2 Apr 2014

Exploiting the orphans

Author: will | Filed under: copyright, copyright protection, copyright theft, fair use, invention, Ireland, Irish, law, legal, legislation, news, politics, public domain, reuse

Orphaned works are that special case in copyright law. You can tell, roughly, when they were created, but you can't find the owner.

It effects books, newspaper or magazine articles, or films that are still protected by copyright but for which the copyright holders cannot be located. The creator dies, the publisher shuts down, the distributor left.
But the copyright remains.

Its come up since the Irish Department of Jobs, Enterprise and Innovation has put out a call for comments about the changes for EU legislation (at http://www.djei.ie/science/ipr/copyright.htm )

Sadly, since its the Irish government, its released as a pdf file, but laws shouldn't be copyrightable. The deadline for comments is Wednesday April 23 2014.

Comments go to the "Orphan Works Consultation, Copyright Section, Intellectual Property Unit, Department of Jobs, Enterprise and Innovation", not me.?

Embedded Link

DJEI – Intellectual Property Unit: Copyright and Related Rights
Public Consultation on Transposition of the Orphan Works Directive and the Use of Orphan Works under Irish Law. The Department of Jobs, Enterprise and Innovation invites submissions to the public consultation on the transposition of the Orphan Works Directive (2012/28/EU) into Irish law.

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One Response to “Exploiting the orphans”

  1. Will Knott Says:

    The legal text…

    Consultation on Transposition of the Orphan Works Directive and the Use of Orphan Works under Irish Law
    A. Overview
    1. Orphan Works
    Orphan works are works such as books, newspaper or magazine articles, or films that are still protected by copyright but for which the copyright holders cannot be located or identified in order to obtain copyright permissions to use the work in question. A study by the European Commission (May 2010)1 provided a cautious estimate that 3 million books (13% of books still in copyright) and 200,000 films in Europe are orphans, and that 90% of the tens of thousands of individual photographs held in European libraries, museums and archives are orphans.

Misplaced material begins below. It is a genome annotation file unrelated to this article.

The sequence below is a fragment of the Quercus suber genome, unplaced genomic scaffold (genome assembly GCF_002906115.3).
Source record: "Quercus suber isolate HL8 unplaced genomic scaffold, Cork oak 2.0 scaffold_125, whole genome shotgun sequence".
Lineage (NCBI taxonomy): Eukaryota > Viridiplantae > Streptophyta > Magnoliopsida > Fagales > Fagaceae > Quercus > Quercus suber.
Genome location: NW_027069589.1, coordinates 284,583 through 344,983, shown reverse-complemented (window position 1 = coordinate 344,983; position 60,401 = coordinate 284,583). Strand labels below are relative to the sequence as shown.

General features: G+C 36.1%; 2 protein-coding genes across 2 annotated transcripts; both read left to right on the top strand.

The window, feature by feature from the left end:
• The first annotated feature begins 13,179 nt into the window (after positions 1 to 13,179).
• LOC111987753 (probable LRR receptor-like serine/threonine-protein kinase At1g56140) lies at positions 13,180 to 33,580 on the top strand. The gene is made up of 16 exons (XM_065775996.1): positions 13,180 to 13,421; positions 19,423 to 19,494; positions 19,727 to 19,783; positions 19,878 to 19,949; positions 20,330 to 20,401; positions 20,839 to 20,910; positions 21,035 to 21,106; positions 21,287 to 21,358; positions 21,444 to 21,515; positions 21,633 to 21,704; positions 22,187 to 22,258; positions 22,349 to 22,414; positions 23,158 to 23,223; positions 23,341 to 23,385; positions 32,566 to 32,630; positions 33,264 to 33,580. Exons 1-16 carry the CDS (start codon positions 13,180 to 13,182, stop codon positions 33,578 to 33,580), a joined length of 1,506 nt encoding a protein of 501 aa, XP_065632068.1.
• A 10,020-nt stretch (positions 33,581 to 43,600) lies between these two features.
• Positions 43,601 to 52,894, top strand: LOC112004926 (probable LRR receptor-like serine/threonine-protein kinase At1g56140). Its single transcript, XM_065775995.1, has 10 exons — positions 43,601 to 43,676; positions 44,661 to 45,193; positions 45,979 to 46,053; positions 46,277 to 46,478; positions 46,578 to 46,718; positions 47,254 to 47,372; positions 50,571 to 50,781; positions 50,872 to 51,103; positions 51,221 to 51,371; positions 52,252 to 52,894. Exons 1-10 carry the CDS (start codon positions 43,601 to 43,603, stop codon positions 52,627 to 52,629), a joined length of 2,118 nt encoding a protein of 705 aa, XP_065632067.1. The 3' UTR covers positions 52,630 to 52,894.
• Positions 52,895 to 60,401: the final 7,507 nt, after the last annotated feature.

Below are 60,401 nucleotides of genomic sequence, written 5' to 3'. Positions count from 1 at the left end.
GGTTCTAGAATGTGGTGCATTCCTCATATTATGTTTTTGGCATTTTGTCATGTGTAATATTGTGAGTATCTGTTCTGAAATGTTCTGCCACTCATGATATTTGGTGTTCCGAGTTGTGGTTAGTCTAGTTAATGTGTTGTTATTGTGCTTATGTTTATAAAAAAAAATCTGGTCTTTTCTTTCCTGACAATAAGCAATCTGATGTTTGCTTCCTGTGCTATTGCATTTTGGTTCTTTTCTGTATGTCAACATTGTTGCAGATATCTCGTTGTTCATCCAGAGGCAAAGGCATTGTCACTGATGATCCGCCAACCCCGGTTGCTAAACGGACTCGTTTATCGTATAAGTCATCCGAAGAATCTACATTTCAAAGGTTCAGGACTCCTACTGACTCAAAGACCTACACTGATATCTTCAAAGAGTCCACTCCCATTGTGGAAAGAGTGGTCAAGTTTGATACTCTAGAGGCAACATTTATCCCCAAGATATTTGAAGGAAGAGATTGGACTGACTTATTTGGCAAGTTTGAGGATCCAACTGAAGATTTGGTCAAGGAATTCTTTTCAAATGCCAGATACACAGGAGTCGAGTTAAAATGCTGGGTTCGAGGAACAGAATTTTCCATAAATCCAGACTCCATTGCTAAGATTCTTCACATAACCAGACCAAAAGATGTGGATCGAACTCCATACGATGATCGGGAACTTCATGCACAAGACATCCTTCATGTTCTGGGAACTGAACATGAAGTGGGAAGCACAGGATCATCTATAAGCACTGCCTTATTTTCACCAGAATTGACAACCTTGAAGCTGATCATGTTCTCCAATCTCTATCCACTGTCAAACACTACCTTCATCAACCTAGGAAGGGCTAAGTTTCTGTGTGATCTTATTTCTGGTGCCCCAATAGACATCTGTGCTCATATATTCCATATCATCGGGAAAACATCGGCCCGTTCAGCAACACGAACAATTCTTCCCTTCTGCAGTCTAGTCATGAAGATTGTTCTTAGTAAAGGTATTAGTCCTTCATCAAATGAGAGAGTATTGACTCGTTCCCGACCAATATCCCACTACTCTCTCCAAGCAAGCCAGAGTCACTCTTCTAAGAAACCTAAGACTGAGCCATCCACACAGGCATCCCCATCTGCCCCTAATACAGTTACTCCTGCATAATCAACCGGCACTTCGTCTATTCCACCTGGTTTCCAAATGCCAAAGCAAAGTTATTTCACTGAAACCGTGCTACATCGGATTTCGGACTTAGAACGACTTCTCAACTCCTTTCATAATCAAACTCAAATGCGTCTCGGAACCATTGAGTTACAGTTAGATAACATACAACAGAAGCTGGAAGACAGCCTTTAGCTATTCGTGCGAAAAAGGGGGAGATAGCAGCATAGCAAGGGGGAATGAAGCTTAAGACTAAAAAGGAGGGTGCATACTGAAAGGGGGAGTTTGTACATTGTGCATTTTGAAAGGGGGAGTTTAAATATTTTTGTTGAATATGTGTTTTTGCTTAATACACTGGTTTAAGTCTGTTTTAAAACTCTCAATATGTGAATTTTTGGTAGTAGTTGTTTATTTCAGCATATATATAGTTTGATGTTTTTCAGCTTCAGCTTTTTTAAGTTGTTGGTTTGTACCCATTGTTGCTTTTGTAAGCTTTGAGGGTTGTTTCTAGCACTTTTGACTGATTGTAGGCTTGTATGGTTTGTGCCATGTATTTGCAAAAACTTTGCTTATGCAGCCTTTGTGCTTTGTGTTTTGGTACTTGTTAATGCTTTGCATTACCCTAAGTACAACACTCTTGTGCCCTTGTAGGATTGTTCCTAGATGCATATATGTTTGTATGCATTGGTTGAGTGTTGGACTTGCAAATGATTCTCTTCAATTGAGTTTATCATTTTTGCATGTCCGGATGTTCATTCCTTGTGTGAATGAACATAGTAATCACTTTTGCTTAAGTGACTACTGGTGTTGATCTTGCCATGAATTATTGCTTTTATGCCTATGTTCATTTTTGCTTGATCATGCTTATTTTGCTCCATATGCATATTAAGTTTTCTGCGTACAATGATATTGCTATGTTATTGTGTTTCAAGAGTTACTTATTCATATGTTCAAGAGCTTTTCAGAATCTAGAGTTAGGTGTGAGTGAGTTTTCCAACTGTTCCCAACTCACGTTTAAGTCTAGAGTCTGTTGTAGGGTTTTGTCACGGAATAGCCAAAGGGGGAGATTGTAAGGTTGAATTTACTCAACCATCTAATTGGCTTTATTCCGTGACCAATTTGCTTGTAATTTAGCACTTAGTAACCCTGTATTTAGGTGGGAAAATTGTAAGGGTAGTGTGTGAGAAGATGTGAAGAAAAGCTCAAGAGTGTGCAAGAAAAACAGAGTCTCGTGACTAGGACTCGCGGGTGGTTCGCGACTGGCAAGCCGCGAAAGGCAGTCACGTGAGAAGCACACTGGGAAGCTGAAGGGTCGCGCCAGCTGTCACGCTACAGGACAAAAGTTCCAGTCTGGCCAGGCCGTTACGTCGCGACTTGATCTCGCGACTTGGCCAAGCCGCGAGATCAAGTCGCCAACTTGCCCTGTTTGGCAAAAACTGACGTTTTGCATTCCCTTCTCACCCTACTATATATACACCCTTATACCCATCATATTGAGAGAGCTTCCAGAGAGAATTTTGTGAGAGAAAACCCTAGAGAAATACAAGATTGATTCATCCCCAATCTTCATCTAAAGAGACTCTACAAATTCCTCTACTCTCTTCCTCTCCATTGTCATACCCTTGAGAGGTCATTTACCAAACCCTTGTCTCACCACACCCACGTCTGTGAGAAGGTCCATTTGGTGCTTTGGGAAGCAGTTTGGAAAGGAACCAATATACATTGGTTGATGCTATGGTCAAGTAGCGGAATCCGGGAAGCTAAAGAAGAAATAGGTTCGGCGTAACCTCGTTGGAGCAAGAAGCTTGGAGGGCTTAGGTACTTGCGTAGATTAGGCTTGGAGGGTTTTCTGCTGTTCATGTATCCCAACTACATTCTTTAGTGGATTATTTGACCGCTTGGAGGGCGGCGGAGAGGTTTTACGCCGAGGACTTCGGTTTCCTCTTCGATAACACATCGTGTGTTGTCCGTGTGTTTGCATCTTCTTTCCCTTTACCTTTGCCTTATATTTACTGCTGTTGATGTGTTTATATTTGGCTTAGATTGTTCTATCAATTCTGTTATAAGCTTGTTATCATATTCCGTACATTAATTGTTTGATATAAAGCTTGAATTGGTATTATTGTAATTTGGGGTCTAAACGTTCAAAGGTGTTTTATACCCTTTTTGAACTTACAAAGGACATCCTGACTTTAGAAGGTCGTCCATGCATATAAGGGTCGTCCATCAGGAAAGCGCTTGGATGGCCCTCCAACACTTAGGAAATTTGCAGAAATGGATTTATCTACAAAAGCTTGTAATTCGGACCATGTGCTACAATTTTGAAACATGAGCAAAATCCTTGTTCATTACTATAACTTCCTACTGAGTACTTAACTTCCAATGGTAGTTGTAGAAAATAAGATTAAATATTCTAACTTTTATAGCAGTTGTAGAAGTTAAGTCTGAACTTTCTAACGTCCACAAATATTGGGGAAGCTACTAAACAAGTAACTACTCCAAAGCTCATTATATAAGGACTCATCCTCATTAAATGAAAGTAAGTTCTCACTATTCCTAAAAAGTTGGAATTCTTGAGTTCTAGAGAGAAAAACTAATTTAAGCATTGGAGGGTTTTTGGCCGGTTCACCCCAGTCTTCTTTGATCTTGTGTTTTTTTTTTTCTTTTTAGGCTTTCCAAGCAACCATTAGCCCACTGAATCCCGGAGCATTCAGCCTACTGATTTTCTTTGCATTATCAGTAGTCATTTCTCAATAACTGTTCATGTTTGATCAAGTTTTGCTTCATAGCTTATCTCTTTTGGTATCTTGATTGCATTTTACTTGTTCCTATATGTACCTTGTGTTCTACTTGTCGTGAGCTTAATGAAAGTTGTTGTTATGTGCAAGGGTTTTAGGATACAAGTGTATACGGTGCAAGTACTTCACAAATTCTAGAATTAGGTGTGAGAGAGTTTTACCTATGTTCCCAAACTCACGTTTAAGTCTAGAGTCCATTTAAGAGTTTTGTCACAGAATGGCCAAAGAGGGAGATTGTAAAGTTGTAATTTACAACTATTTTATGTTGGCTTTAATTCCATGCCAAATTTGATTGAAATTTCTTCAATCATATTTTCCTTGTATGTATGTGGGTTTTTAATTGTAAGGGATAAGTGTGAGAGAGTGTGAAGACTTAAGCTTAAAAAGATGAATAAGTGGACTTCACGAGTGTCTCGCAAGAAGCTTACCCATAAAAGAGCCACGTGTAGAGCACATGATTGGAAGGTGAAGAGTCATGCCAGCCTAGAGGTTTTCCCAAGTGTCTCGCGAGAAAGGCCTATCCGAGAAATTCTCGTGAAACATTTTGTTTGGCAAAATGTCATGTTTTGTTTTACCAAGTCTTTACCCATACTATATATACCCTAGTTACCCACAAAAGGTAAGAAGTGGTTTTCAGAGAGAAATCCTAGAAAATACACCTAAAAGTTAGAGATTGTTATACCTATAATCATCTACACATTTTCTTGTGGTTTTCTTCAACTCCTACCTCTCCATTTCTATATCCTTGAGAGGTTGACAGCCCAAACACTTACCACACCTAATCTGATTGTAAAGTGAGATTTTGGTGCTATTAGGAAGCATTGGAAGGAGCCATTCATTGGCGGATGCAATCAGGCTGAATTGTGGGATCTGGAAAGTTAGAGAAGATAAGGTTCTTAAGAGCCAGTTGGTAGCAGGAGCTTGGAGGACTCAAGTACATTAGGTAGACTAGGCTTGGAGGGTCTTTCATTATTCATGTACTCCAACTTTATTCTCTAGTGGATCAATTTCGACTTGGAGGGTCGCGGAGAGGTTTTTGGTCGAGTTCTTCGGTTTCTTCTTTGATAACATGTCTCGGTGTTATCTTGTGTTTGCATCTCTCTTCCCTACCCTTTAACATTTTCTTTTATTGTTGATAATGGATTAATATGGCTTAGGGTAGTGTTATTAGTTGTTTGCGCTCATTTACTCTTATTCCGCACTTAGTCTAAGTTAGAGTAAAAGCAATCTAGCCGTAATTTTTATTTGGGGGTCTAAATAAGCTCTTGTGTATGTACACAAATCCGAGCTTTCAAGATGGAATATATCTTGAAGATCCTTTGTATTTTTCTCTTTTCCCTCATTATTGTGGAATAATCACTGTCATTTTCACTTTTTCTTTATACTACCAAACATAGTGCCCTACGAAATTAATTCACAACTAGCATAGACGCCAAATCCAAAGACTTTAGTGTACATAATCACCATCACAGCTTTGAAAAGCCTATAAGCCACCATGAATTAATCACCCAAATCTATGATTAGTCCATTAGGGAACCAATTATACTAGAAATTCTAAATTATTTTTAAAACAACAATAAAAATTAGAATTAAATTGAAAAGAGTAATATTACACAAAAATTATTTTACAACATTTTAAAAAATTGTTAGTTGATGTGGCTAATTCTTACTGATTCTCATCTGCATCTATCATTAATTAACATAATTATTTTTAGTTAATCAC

The digitisation and dissemination of orphan works poses a particular cultural and economic challenge: the absence of a known right holder means that institutions are unable to obtain the required authorisation, for example, to digitise a book. That is why common rules on how to deal with such works were needed in order to proceed with large-scale digitisation projects.

    As part of its Intellectual Property Rights Strategy, the Commission adopted a proposal on 24 May 2011 to establish common rules on the digitisation and online display of so-called 'orphan works'. Directive 2012/28/EU of the European Parliament and of the Council on Certain Permitted Uses of Orphan Works2 tackles the specific problem of the legal determination of orphan work status and its consequences in terms of permitted users and permitted uses of works or phonograms (sound recordings) considered to be orphan works. The Directive came into force on 28 October 2012 and Member States are required to transpose its provisions into national law by 29 October 2014.

    2. Scope of the Directive
    The Directive applies to
    · publicly accessible libraries, educational establishments, museums
    · archives
    · film or audio heritage institutions
    · public service broadcasters (up to 31 December 2002)

    The Directive provides for an exception to copyright law for these organisations which applies to the following categories of works, first published in the EU, which are still protected by copyright but whose authors or other rightsholders cannot be identified and located:
    · works in the print sector (books, journals, magazines and newspapers)
    · cinematographic and audio-visual works
    · phonograms
    · works embedded or incorporated in other works or phonograms (e.g. pictures in a book)

    The Directive also applies to unpublished works (such as letters, manuscripts, etc) under certain conditions.